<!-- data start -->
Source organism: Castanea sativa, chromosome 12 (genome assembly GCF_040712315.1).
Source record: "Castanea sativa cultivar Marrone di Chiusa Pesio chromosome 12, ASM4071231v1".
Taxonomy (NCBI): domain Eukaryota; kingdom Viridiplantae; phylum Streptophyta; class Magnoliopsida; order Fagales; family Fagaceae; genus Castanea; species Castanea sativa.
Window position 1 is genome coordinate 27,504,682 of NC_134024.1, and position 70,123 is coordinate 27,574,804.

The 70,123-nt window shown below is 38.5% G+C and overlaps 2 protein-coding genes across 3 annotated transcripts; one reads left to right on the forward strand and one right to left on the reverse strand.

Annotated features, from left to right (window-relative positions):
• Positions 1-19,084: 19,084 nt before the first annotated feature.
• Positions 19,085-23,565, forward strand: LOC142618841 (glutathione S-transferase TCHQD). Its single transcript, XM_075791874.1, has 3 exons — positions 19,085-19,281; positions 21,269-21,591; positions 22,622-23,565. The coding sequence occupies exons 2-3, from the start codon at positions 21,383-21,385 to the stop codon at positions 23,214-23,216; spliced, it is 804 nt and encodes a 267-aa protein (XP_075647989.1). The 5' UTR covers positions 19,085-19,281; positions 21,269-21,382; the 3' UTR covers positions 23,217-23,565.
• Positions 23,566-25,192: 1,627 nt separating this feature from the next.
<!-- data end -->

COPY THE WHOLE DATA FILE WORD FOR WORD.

Source organism: Castanea sativa, chromosome 12 (genome assembly GCF_040712315.1).
Source record: "Castanea sativa cultivar Marrone di Chiusa Pesio chromosome 12, ASM4071231v1".
Taxonomy (NCBI): domain Eukaryota; kingdom Viridiplantae; phylum Streptophyta; class Magnoliopsida; order Fagales; family Fagaceae; genus Castanea; species Castanea sativa.
Window position 1 is genome coordinate 27,504,682 of NC_134024.1, and position 70,123 is coordinate 27,574,804.

The 70,123-nt window shown below is 38.5% G+C and overlaps 2 protein-coding genes across 3 annotated transcripts; one reads left to right on the forward strand and one right to left on the reverse strand.

Annotated features, from left to right (window-relative positions):
• Positions 1-19,084: 19,084 nt before the first annotated feature.
• Positions 19,085-23,565, forward strand: LOC142618841 (glutathione S-transferase TCHQD). Its single transcript, XM_075791874.1, has 3 exons — positions 19,085-19,281; positions 21,269-21,591; positions 22,622-23,565. The coding sequence occupies exons 2-3, from the start codon at positions 21,383-21,385 to the stop codon at positions 23,214-23,216; spliced, it is 804 nt and encodes a 267-aa protein (XP_075647989.1). The 5' UTR covers positions 19,085-19,281; positions 21,269-21,382; the 3' UTR covers positions 23,217-23,565.
• Positions 23,566-25,192: 1,627 nt separating this feature from the next.